WASHINGTON — State-backed Iranian hackers have stepped up cyberattacks on the U.S., according to the Department of Homeland Security's cyberagency.
There has been a “recent rise in malicious cyberactivity directed at United States industries and government agencies by Iranian regime actors and proxies,” Christopher Krebs, the director of the Cybersecurity and Infrastructure Security Agency, said Saturday in a statement.
The news of increased cyberattacks by Iran comes amid heightened tension between the U.S. and Iran dating back to the U.S. withdrawal a year ago from the 2015 nuclear deal. The U.S. has sent additional troops to the Middle East and, on Saturday, President Donald Trump said that the U.S. will impose another round of economic sanctions on Iran.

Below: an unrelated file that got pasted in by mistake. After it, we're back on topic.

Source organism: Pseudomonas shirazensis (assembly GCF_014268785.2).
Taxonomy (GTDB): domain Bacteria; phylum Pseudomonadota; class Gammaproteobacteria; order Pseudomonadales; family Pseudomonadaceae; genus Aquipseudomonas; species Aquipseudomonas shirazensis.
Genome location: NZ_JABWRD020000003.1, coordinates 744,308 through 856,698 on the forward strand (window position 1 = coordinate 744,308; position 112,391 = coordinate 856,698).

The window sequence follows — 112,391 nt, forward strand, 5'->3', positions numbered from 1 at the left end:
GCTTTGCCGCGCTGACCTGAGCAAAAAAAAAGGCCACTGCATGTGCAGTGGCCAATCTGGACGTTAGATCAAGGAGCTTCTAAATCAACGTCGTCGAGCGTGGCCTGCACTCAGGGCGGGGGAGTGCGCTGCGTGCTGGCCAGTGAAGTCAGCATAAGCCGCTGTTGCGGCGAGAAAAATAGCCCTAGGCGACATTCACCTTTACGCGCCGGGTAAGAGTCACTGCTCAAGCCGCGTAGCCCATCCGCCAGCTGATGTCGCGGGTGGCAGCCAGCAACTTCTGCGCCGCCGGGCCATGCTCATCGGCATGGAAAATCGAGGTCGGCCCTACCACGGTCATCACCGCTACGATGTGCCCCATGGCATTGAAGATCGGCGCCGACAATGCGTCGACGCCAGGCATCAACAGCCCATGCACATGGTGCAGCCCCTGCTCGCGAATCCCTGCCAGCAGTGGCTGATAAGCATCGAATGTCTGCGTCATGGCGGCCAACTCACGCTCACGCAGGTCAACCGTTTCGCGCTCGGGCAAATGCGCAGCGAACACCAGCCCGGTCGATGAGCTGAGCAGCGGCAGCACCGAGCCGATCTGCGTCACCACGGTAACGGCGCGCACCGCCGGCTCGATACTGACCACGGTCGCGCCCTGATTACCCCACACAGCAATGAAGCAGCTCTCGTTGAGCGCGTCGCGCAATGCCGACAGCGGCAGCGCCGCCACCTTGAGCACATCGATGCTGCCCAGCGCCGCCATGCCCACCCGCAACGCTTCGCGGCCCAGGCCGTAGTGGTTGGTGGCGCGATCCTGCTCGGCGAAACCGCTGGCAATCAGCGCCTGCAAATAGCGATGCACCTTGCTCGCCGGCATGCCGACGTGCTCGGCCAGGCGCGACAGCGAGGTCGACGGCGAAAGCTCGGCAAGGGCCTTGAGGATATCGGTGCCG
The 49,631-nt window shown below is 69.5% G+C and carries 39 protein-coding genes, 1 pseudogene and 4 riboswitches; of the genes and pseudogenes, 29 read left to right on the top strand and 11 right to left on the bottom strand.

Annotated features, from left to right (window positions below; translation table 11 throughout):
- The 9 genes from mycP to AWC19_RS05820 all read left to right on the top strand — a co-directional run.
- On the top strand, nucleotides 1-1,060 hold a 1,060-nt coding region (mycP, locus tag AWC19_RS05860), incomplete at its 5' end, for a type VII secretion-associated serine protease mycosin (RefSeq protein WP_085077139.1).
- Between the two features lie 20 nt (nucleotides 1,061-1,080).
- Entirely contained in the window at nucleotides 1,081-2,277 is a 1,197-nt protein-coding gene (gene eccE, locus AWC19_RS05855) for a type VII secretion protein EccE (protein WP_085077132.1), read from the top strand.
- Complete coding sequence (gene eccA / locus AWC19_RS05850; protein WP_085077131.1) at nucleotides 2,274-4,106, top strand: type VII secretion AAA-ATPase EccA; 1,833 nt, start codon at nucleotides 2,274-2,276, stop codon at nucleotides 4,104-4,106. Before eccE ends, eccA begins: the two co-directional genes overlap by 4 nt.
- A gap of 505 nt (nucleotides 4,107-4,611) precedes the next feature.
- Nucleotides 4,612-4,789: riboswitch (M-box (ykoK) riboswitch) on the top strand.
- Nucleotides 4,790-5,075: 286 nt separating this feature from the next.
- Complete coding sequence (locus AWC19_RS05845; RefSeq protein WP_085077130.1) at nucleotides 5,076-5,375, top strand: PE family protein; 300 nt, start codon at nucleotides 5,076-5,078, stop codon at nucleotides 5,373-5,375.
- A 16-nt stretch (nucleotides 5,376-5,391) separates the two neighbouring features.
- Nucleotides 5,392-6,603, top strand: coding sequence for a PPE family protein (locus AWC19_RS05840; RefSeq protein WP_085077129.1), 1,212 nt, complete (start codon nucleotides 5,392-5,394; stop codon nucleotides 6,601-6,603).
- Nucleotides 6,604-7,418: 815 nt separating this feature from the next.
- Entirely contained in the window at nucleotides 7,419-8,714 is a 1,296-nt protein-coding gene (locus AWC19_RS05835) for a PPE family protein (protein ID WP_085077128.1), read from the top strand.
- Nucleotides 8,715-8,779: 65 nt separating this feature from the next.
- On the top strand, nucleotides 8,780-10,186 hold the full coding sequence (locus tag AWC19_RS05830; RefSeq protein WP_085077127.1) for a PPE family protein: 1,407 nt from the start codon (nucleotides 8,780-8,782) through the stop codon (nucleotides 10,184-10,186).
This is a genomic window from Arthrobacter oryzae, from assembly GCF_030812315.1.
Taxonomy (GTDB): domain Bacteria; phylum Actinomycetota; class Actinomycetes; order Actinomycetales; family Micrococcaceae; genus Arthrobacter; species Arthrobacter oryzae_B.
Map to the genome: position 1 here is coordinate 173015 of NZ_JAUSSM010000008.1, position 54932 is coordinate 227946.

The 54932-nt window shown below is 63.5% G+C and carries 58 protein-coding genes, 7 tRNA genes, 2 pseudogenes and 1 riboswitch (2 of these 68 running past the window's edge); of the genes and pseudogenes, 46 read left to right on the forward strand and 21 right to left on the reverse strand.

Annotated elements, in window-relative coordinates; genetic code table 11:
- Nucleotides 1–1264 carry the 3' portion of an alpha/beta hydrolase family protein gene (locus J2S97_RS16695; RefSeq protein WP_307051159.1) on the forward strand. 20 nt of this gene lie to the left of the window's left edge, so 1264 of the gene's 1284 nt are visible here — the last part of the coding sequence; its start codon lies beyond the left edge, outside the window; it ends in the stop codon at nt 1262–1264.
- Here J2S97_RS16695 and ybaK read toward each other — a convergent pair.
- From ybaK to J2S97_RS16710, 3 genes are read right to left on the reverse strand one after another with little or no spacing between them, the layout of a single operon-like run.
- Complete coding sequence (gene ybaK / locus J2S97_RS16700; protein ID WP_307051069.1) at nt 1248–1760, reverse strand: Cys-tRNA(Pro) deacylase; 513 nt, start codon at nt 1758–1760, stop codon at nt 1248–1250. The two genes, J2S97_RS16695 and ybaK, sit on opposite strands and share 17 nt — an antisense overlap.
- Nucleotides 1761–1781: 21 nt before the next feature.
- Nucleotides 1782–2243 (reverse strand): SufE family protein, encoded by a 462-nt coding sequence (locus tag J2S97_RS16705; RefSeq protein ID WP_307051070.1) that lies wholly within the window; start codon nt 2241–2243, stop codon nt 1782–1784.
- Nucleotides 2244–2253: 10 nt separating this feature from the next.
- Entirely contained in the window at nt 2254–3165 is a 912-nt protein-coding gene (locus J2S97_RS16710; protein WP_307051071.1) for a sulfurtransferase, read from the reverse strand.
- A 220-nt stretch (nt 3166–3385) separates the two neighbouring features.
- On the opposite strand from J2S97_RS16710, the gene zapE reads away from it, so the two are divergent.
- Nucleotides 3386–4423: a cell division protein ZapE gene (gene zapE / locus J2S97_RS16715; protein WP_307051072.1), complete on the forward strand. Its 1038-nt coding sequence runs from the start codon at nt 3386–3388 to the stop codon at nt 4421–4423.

Days earlier, Trump abruptly called off a plan for airstrikes against the Islamic Republic based on the concept of proportionality after Iran shot down a U.S. Navy drone.
IIn the cyber domain, Iran's attacks are “looking to do much more than just steal data and money,” Krebs said in the statement. “What might start as an account compromise, where you think you might just lose data, can quickly become a situation where you've lost your whole network.”
Separately, Trump approved an offensive cyber strike Thursday night that disabled Iranian computer systems used for rocket and missile launches, The Washington Post reported, citing people familiar with the matter it didn't identify.
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